Poverty and Ohio’s kids delineated in report, By Rita Price, September 8, 2014, Columbus Dispatch: “Kids in Delaware County live in the state’s wealthiest households, while those in heavily Amish Holmes County are least likely to be born underweight. Fourth-graders in northwestern Ohio’s rural Paulding County fare best on state reading tests, and children in Appalachian Jackson County suffer the highest poverty rates. The Children’s Defense Fund-Ohio releases its annual report on child well-being today, with overviews by region — metro, suburban, rural and Appalachian — and snapshots of all 88 Ohio counties…”

African American Child Poverty – Wisconsin

  • Wisconsin’s black children remain trapped in poverty, study says, By Guy Boulton, September 10, 2014, Milwaukee Journal Sentinel: “African-American children still face dismal odds in Wisconsin. The state ranks last in the country in the overall well-being of African-American children based on an index of 12 measures that gauge a child’s success from birth to adulthood, according to a new report being released Wednesday by the Wisconsin Council on Children & Families. The measures, while not new, are bleak: Four out of every five African-American children in Wisconsin live in poor households, compared with roughly two out of three Latino children and three out of 10 white children…”
  • Damning disparities: Wisconsin is a great place for kids to grow up — unless they’re black, By Steven Elbow, September 10, 2014, Capital Times: “Last year’s ‘Race to Equity’ report set off an impassioned discussion about the vast disparities in the quality of life for African-Americans and whites. But that discussion was restricted to Dane County. Now the authors have issued a new report that they hope will take the discussion to the rest of Wisconsin. The report, drawing on data from across the country, shows that the state is dead last in providing for the well-being of its African-American kids…”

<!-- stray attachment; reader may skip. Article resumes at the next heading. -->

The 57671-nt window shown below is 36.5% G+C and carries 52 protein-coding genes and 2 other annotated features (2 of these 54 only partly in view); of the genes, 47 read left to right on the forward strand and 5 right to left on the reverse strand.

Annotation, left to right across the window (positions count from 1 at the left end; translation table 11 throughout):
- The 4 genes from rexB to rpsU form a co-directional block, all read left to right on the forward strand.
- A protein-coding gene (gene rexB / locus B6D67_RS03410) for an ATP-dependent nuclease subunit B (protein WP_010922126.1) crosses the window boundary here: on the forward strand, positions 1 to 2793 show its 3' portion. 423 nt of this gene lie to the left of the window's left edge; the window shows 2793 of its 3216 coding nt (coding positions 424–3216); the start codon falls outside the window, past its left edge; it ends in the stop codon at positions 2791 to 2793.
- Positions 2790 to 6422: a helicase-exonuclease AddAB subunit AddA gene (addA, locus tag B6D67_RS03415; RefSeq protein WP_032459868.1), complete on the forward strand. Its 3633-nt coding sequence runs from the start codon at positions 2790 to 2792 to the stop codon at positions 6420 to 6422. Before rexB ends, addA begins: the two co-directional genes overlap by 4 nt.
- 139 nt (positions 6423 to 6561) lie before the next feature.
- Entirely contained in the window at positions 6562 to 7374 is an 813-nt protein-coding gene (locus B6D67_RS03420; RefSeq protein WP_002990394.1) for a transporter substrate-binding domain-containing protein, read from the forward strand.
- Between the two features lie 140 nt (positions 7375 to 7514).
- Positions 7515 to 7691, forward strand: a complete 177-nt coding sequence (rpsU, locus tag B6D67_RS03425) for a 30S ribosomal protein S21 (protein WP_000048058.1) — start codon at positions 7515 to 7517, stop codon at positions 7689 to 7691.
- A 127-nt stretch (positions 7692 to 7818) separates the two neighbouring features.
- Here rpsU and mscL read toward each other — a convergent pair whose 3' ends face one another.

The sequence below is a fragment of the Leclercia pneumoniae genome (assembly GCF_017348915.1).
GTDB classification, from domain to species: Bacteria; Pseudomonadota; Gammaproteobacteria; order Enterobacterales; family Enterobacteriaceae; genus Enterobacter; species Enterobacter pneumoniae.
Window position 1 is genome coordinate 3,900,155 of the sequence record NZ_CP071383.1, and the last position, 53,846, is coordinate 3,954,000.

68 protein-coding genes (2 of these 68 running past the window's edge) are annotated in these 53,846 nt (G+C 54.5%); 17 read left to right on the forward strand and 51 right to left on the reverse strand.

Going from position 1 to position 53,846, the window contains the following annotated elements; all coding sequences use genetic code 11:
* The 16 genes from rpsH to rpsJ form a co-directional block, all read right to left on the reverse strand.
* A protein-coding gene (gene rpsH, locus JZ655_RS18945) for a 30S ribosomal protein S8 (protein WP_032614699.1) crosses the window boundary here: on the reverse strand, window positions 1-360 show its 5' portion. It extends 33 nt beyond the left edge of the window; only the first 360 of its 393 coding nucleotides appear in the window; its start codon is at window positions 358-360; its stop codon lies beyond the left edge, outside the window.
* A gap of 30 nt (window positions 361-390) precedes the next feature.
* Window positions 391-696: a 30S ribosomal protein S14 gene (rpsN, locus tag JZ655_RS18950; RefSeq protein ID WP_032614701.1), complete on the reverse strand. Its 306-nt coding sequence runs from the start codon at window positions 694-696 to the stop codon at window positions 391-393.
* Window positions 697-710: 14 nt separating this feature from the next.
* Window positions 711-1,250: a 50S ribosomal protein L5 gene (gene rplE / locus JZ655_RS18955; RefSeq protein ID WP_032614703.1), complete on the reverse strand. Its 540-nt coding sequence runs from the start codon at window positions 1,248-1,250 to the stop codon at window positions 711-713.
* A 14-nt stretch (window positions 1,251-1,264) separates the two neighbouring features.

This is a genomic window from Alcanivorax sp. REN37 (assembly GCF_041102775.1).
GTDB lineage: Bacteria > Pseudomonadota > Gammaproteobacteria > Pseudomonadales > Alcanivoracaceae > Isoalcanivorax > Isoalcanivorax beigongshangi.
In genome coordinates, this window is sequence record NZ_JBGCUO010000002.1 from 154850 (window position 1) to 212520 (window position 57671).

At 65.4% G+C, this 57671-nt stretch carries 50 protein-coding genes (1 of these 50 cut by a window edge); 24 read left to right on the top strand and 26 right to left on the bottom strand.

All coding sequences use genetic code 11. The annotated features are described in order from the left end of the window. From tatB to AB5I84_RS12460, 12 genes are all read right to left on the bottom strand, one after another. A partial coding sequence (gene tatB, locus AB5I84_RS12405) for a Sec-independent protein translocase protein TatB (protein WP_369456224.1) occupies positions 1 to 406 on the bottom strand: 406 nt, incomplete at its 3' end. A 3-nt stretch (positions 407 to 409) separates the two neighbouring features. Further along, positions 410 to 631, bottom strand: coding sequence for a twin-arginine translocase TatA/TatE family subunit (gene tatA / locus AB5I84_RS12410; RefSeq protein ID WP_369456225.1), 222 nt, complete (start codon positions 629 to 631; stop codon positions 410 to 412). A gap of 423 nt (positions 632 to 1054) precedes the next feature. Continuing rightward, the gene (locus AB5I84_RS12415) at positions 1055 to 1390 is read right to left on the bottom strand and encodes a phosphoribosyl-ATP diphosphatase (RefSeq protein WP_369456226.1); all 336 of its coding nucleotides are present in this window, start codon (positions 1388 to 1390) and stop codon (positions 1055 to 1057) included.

Inequality and the Education System

A simple equation: more education = more income, By Eduardo Porter, September 10, 2014, New York Times: “Imagine if the United States government taxed the nation’s one-percenters so that their post-tax share of the nation’s income remained at 10 percent, roughly where it was in 1979. If the excess money were distributed equally among the rest of the population, in 2012 every family below that very top tier would have gotten a $7,105 check. This is hardly trivial money. But it pales compared to the gap between the wages of a family of two college graduates and a family of high school graduates. Between 1979 and 2012, that gap grew by some $30,000, after inflation…”